Disadvantages of DLP

  • Less than perfect reproduction of shades of black
  • The only type of projector that produces rainbow artifacts; tiny rainbow-like reflections that a small number of viewers spot on the screen. The issue only occurs when the color wheel spins at a slower than usual speed.

Liquid Crystal on Silicone (LCoS)

lcos projector
LCoS Projector

LCoS projectors are a relatively new technology; they combine the best of LCD and DLP, resulting in a superb hybrid.

Like their LCD counterparts, they separate light into red, blue, and green components before directing it to LCD panels. Instead of passing through each one, the light reflects against the shiny LCoS surface behind, back through the cells.

The light source is typically a white lamp, but some models employ a blue laser with a yellow phosphor wheel as the light source.

Both styles behave in the same manner; the reflected light from the images combines in a prism and projects through the primary lens.

Advantages of LCoS

  • Expect movies and text documents in the highest level of detail and sharpness. The LCoS is the projector of choice for the highest-end home movie theaters and cinemas.
  • The hybrid technology provides the viewer with the most accurate cinematic experience. All colors and images are better and sharper than those of its rivals.

Disadvantages of LCoS

  • Most LCoS projectors only manage an average brightness rating. Although, some models are equal to their DLP counterparts, allowing for decent viewing in rooms with low to moderate ambient lighting.
  • They are the most expensive type of projector; usually worth the trade-off with their superior image quality.
  • They are heavy; not designed with portability or multi-room use in mind.

Factors to Consider in Projectors


The clarity of an image directly relates to the number of pixels in a given area. The greater the number of pixels results in a more precise projection.

  • 4K projectors are typically 3840 x 2160 (8,294,400 pixels)
  • Full HD is typically 1920 x 1080 (2,073,600 pixels)

Keep in mind, viewing distance matters.

For example a screen size of 50 inches at a viewing distance of 15 feet. Resolutions of 4k, 1080p, 720p, and 480p are equivalent to the naked eye.

Contrast Ratio

The contrast ratio relates to the comparison between the whitest whites and the darkest darks in an image; Ambient light in a room affects the contrast on a screen.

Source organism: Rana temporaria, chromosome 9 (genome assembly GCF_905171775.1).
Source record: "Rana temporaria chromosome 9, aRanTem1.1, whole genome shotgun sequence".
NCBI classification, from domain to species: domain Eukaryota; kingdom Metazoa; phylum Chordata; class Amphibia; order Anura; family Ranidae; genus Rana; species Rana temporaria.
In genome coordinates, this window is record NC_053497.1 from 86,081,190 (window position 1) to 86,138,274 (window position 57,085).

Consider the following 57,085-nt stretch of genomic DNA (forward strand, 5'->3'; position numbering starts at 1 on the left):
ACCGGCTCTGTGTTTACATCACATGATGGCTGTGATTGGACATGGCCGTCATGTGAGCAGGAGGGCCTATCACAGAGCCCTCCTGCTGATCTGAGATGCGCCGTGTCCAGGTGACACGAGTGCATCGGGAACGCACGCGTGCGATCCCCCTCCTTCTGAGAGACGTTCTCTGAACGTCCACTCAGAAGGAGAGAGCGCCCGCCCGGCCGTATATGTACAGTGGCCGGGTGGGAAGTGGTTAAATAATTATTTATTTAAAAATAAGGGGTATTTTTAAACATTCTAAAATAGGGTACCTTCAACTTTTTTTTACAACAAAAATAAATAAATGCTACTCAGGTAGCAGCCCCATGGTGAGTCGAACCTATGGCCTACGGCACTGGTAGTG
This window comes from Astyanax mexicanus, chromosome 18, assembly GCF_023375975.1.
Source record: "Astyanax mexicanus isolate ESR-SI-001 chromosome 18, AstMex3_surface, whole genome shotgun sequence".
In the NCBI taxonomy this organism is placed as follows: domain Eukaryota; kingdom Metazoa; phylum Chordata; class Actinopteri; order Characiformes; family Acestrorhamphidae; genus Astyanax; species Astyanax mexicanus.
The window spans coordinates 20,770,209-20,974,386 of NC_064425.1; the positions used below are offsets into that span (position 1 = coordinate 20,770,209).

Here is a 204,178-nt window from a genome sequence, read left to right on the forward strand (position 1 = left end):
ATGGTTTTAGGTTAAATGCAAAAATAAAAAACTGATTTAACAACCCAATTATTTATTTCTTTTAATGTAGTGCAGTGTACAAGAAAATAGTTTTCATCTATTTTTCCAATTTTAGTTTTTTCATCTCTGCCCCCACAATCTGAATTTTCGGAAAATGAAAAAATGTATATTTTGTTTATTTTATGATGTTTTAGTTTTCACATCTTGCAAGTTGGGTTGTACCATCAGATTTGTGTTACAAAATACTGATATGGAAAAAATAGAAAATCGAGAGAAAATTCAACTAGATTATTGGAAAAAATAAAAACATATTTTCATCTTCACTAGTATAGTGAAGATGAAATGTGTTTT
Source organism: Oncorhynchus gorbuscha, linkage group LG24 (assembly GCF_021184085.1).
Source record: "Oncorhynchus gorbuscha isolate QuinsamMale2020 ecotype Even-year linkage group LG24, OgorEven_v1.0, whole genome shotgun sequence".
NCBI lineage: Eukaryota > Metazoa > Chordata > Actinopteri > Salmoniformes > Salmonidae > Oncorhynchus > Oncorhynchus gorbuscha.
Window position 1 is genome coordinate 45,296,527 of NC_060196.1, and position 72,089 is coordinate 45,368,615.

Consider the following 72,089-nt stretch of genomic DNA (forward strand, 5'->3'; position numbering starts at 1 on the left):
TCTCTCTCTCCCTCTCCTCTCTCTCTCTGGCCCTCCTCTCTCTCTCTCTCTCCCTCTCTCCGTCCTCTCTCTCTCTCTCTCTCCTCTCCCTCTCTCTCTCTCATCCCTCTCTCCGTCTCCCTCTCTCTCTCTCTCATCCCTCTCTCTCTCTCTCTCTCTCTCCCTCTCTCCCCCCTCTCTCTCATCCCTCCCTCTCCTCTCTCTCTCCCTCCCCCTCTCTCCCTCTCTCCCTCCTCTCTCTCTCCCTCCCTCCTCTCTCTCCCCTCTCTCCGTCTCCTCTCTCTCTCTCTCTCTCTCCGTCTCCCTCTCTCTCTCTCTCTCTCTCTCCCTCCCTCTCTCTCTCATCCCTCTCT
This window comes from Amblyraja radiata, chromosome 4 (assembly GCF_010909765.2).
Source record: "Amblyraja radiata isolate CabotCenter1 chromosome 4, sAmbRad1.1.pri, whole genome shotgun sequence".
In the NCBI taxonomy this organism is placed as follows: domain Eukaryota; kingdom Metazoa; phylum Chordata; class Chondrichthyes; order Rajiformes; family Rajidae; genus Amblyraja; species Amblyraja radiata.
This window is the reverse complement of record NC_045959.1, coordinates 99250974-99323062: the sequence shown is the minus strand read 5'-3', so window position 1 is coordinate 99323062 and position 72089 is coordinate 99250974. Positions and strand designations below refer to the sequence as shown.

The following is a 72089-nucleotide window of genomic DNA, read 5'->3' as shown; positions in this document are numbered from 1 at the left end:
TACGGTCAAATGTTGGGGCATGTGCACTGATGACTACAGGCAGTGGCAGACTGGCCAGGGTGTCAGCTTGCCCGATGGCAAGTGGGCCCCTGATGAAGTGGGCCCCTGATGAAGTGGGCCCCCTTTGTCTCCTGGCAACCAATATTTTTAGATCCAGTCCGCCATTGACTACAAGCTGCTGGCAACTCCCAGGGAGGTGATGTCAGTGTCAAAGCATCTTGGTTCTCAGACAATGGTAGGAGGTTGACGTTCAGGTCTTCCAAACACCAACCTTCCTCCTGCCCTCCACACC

The best projectors offer a ratio of at least 1000:1; the whitest areas are 1000 times brighter than the darkest areas.


Measured in lumens (lm), the higher the lm rating, the brighter the projected image.

As a rule of thumb, in a dark room, such as a home movie theater with no ambient light, 1000lm is sufficient.

For an outdoor screen or a room with lots of flooded doors and window light, we recommend a projector with at least a 3000lm rating.

Throw Type

Short throw projectors suit small rooms as they only need to be 3-feet away from the projection screen.

Large throw projectors, the most common type, are best suited to large spaces as they operate from a distance of at least 6-feet.

Read More: The Difference Between Short Throw and Long Throw Projectors

Final Thoughts

The best type of projector is very much governed by your requirements and available budget.

If you plan on using it solely for screening movies, then an LCD model will suit your needs. DLP projectors are the most affordable type and are multi-purpose. LCoS projectors produce the best picture quality but at a greater cost.

All types of projectors suit differing budgets; a high-end DLP model projects better videos than a bargain-basement LCD model; it is all about finding the best trade-off.


Dylan Clayton
My passion for cinema resulted in a hobby for Home Theaters and the creation and ideation of this website. My goal for Home Theater Explained is to share my experiences with other Cinephiles in hopes that they too can improve their own setups.